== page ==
On Friday, March 6, at the Sego Art Center 35 performers will be playing the role of one visual artist: Chris Purdie. Wearing the artist’s “uniform” — black clothes, black glasses, black knit cap — they will be acting out the part of the visual artist during the three-hour performance. This idea may seem like the narcissistic fantasy of an egotistical megalomaniac, but in reality Purdie is a shy, soft-spoken individual. The performance, then, is an examination of identity, a play on personas, and in the words of Sego director Jason Metcalf, “an excercise in relational aesthetics.” The artist and collaborators participate in a collective experience greater than individual artistic achievement and invite viewers to become part of the dialogue. A week before the opening performance I sat down with five of the thirty-five Chris Purdies participating in the performance to discuss art, performance and the creation of identity. What follows is a redaction of the conversation.
Chris Purdie 1: For me, I think it is a lifelong process. I might find my identity here in Provo but when I move to grad school my identity might become lost in a world and I might have to redefine where I fit and how I interact. Chris Purdie 2: There are so many aspects of one’s core or essential self. They are very contradictory, some are vulnerable, some are cruel, some are wise, and each role all relates to an aspect of an own personal being. Chris Purdie 3: Everyone has a different side of them that comes out depending on their surroundings. When I am at home I am at a place where I can be comfortable, where I can be Chris, a Chris that I am comfortable with, or when I am at a show, where I can talk about my art, I find that I draw in because this is a place where I feel uncomfortable, that this brings out the scared side of Chris, the upsetting frustrated side of Chris, or when I am doing my finances this brings out the analytical side of Chris. 2: This project came from developing another persona in a way, letting someone else be Chris Purdie.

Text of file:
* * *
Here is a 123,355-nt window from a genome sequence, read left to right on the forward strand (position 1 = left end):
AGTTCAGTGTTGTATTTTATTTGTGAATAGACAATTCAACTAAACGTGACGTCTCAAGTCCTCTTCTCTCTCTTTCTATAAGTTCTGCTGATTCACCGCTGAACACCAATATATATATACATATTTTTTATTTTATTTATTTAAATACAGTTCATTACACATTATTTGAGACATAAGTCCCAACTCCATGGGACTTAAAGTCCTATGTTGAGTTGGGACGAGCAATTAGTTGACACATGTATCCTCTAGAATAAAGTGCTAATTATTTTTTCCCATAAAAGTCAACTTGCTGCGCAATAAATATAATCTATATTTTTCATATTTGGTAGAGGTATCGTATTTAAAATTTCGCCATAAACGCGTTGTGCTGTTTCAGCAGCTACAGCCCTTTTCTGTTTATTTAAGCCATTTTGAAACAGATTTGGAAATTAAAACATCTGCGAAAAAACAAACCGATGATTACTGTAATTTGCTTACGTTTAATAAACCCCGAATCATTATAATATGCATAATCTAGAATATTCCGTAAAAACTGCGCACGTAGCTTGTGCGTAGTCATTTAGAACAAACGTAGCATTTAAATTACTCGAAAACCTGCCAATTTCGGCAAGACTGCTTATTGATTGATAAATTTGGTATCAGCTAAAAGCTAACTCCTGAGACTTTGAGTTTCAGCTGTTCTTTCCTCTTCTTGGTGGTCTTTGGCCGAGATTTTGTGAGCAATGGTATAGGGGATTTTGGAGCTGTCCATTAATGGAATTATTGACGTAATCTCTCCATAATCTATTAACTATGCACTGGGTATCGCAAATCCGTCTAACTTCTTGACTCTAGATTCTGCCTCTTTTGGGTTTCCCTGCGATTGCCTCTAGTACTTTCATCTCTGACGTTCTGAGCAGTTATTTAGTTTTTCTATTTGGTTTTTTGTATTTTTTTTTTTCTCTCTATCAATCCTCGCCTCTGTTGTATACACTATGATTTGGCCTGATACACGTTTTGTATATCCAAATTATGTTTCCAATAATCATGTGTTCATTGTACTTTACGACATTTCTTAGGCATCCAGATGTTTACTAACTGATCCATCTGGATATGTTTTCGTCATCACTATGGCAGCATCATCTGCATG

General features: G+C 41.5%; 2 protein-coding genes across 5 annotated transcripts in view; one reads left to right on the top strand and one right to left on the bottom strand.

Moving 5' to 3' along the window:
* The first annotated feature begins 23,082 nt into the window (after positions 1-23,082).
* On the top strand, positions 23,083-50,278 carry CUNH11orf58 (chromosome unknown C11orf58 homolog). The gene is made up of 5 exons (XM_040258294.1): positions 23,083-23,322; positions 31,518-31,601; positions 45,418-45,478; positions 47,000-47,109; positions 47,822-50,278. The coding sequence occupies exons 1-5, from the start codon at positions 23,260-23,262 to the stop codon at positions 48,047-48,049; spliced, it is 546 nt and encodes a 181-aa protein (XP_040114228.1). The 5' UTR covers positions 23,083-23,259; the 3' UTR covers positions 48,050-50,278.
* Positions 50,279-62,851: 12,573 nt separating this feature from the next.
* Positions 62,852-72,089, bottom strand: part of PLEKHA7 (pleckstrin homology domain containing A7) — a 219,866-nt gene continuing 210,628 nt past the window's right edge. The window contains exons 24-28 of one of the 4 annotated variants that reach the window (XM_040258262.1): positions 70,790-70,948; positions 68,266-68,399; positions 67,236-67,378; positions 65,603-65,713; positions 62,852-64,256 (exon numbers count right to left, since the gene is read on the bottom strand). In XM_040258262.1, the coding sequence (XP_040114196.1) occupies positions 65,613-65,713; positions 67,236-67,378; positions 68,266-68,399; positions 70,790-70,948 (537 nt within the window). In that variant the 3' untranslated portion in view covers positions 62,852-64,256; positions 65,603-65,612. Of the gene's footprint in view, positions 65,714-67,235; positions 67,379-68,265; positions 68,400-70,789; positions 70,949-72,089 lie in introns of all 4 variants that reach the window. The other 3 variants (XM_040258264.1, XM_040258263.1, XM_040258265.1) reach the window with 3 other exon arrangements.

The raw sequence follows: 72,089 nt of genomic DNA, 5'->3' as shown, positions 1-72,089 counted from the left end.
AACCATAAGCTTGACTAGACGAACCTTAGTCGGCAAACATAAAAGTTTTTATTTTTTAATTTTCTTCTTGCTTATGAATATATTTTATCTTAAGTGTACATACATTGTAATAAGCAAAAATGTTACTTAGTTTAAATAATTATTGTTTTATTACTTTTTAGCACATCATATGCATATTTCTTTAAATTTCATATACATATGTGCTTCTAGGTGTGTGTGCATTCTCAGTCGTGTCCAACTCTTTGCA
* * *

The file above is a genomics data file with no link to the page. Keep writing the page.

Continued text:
Chris Purdie 5: I used to think maybe identity was having an internal identity and everything else was trying to come up against that, trying to break into that identity but in doing this show and doing the things that I have been thinking about, I think I realize more that identity is made up of your environment and the people around you. I remember this kid in the fifth grade who had tons and tons of quirks and everyone recognized his character and I remember at one point I realized I didn’t have these quirks so I started making some up. Now that is past, but push and shove we take from people. 3: I feel it is really important for us to understand the differences between different people and how each action that we have with someone affects the way we think. Every person that I ever talk to in my life will change my life in some way and I think that by examining that closely I have a better understanding of who we are. 4: For me, my identity came across more from my family, doing some genealogical work, hand-me-downs, collecting portions of my background and having them with me and now that I have nieces and nephews I am finding different things that are more inherent in me, in my family that come out, I see them do things that I do and I didn’t realize that- that’s me, that’s not something I collected from someone else, from my family and that is something that is closer to me, my essence. 5: It’s kind of an internal reflection, so, how you interpret what’s around you, that becomes your identity instead of that you have something specific that everybody’s trying to change, so I think there’s a lot of free agency that you are allowed to take in. I think we definitely have the ability to create these environments, like with music, or with art or writing, and this type of performance.